PROPOSED NPR-A REGULATIONS ARE POOR POLICY RESULTING FROM A FLAWED PROCESS
In early September, the Department of the Interior published new regulations regarding the National Petroleum Reserve-Alaska (NPR-A) that would restrict energy development—and they did so without properly consulting the indigenous communities as required by law.
The result? The proposed regulations are poor policy due to a flawed process.
This NPR-A is an area that was set aside by the federal government for natural resource development, balanced with conservation, to promote America’s national security through energy resources, and it is an asset to the State of Alaska. Responsible development in the NPR-A would further support our nation’s energy security, well-paying union jobs and economic benefits for local Alaska Native communities and the state as a whole.
- The Administration did not consult Alaska Native communities, especially those living closest to the NPR-A.
- Responsible development on the NPR-A creates enormous economic benefits. The economic analysis the DOI used ignores benefits like the NPR-A Impact Mitigation Grant program.
- If approved, the proposed rule would have significant negative impacts on the permit approval process—even for leases that existed prior to the rule’s implementation. Given the harm to existing lease contracts as well as a clear conflict with the NPR-A’s purpose to develop petroleum, this rule will likely be subject to costly and lengthy litigation.
THE NPR-A’S STRATEGIC IMPORTANCE
- The NPR-A was set aside and designated specifically for petroleum development, balanced with conservation, to ensure America’s national security through access to energy.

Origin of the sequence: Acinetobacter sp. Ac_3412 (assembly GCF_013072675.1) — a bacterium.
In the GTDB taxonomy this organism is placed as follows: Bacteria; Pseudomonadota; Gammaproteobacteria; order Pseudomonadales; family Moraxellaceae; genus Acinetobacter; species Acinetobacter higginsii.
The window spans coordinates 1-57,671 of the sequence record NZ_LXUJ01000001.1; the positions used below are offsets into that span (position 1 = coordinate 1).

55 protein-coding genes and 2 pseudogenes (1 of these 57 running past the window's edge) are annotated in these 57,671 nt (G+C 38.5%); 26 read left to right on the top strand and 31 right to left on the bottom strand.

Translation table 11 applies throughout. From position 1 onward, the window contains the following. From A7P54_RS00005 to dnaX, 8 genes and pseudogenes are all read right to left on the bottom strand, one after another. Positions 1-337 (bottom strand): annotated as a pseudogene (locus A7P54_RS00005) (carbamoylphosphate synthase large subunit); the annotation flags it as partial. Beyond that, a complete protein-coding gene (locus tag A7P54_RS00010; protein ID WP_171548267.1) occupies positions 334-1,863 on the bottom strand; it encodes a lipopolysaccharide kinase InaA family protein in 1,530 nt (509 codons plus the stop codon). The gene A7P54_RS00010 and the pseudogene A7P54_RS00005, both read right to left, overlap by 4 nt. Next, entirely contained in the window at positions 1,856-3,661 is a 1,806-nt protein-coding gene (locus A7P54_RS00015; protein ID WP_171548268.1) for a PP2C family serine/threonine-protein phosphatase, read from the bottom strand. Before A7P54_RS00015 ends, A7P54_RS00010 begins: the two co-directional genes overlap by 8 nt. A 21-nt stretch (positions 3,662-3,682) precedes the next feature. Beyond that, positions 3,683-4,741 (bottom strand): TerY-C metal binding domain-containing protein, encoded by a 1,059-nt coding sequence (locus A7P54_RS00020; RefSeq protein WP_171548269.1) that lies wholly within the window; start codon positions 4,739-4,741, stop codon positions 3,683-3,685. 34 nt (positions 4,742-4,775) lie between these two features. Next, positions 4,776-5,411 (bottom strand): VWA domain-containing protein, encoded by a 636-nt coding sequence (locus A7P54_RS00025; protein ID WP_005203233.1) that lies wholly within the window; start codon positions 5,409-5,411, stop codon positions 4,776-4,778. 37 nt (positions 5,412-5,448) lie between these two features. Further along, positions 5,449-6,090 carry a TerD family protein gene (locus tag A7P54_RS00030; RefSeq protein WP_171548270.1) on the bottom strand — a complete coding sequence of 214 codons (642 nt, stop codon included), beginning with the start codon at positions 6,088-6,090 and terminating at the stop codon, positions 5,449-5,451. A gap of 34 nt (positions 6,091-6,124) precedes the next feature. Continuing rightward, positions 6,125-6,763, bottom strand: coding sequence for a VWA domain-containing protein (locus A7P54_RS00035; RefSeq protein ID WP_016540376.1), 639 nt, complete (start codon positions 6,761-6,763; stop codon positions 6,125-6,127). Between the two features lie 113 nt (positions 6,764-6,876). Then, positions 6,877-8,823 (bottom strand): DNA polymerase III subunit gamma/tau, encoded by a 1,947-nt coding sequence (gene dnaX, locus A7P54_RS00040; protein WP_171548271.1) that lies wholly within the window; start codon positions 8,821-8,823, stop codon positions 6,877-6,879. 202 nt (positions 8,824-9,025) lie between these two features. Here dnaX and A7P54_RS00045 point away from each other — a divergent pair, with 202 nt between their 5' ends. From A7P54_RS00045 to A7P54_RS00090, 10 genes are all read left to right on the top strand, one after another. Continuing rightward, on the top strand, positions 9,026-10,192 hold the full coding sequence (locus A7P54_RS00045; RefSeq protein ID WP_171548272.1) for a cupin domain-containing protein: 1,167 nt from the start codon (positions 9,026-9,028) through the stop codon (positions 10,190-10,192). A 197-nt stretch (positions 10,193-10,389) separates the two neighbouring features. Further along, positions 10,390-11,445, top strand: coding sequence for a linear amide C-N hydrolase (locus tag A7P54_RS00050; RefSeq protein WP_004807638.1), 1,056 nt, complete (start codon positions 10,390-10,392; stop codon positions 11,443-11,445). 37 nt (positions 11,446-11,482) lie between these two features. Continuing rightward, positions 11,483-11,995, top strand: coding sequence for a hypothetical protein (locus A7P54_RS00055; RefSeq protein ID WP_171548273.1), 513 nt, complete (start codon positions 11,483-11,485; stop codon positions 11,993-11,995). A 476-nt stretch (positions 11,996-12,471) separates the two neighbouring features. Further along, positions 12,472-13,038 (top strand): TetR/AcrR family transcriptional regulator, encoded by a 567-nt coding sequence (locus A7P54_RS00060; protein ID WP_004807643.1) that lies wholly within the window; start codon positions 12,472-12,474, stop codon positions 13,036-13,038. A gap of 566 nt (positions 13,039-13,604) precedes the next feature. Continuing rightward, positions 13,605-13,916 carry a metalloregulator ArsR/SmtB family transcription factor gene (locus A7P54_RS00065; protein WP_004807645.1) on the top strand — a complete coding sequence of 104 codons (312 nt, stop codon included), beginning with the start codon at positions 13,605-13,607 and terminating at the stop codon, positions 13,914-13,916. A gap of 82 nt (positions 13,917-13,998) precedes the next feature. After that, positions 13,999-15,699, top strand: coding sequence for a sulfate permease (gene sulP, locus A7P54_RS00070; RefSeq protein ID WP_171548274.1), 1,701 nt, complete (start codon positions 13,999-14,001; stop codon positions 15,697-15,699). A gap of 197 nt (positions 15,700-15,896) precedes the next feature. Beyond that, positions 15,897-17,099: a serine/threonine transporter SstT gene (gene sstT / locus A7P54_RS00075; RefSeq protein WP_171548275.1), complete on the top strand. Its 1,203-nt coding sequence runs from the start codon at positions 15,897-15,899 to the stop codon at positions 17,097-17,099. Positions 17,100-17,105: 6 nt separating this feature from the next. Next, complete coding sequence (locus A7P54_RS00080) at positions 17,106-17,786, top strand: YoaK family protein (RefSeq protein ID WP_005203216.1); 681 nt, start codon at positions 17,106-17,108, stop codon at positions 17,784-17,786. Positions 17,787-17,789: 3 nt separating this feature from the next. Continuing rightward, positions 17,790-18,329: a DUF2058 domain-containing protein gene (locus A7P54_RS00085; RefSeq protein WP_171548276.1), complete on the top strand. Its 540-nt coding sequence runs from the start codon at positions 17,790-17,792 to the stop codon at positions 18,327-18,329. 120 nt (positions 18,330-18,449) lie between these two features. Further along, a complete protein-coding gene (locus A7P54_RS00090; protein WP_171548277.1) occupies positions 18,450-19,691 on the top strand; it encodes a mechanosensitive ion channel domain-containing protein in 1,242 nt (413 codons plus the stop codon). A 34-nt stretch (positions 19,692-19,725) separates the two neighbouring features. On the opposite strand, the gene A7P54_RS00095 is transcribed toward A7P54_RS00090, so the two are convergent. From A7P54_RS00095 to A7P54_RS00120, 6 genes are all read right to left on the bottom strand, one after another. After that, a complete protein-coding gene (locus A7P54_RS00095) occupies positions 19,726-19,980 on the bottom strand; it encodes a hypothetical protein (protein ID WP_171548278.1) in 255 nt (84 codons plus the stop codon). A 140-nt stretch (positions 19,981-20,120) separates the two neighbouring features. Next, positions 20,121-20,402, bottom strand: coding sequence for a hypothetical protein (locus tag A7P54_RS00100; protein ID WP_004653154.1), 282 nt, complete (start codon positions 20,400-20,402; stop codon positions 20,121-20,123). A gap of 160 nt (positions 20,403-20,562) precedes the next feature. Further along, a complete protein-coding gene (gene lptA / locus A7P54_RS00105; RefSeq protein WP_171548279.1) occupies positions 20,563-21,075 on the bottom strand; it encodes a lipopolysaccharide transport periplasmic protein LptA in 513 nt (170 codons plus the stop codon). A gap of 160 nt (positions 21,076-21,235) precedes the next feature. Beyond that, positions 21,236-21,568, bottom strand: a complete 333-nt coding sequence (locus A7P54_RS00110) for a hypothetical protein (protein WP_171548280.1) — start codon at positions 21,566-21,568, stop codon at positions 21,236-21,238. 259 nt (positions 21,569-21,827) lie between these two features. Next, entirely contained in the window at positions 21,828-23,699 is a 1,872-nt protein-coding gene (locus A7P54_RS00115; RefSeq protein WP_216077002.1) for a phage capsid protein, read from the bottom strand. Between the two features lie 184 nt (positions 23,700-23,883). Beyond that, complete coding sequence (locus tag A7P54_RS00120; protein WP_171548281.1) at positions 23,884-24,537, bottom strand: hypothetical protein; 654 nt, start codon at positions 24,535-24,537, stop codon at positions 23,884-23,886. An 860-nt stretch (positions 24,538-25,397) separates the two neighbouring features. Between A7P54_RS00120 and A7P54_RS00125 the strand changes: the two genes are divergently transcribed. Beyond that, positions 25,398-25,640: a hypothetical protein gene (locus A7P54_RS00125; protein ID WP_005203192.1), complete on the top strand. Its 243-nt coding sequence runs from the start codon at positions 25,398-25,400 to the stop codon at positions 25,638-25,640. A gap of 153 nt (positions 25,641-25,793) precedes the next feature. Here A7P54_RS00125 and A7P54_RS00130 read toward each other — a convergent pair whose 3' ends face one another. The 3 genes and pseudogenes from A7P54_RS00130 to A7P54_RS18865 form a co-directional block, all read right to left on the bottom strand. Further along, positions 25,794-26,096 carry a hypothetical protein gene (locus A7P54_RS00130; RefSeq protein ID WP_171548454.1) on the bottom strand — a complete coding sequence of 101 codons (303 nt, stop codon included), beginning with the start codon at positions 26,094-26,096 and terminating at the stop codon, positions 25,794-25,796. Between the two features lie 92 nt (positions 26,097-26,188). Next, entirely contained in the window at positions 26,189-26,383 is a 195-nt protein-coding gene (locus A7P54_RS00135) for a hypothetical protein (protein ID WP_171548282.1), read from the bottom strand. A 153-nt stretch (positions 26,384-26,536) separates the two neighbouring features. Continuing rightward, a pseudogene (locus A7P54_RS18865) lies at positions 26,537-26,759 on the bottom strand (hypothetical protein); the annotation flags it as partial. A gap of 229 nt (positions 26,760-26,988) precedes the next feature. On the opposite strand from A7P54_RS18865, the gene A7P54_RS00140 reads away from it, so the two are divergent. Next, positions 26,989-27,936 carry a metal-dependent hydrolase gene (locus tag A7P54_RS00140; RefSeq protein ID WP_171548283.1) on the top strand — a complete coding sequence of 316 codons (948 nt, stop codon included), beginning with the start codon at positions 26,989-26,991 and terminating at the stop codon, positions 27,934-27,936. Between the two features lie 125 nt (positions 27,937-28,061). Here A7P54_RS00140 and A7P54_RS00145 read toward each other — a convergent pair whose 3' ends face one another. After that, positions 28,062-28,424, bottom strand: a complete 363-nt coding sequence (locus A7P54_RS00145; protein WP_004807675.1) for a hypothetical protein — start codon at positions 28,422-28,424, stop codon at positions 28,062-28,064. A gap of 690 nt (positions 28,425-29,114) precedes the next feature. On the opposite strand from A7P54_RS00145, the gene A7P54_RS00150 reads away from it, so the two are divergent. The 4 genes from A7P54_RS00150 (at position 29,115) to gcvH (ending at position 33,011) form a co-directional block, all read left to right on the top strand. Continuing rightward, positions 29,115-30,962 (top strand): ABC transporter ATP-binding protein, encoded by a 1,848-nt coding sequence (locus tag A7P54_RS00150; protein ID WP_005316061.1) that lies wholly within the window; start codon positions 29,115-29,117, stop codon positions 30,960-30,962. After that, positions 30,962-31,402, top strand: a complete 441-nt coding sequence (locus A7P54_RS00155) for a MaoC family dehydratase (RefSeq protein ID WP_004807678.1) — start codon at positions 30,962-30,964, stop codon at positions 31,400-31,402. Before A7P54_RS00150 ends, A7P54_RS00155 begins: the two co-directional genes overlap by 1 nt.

- At a time when oil prices are rising and global supply can be easily constricted by foreign governments, investing in domestic oil production is a matter of national and energy security.
- At a time of high inflation across the country, this misguided rule will almost certainly lead to higher energy prices for working class families across America. Restricting access to energy development limits consumers’ access to affordable, reliable energy.
- Oil production on the North Slope and in the NPR-A contributes to the Trans-Alaska Pipeline System (TAPS), a vital piece of U.S. infrastructure.
CURRENT NPR-A REGULATIONS SUPPORT BALANCED AND RESPONSIBLE DEVELOPMENT
- Current oil production in the NPR-A is subject to local, state, and federal regulations.
- Under existing regulations, production in the NPR-A must abide by the 2013 NPR-A Integrated Activity Plan, which was issued by the Obama-Biden Administration.
- The 2013 NPR-A IAP provides stringent requirements for environmental protection and designated specific areas available for oil and gas development. A new rule is unnecessary to protect NPR-A.
- The current regulatory scheme appropriately balances oil and gas development with protection of surface resources as required by the Navel Petroleum Reserve Production Act.
FALSE CLAIMS FROM THE DEPARMENT OF INTERIOR REGARDING PROPOSED REGULATIONS
False Claim #1: The proposed rule just adopts the existing IAP into regulation.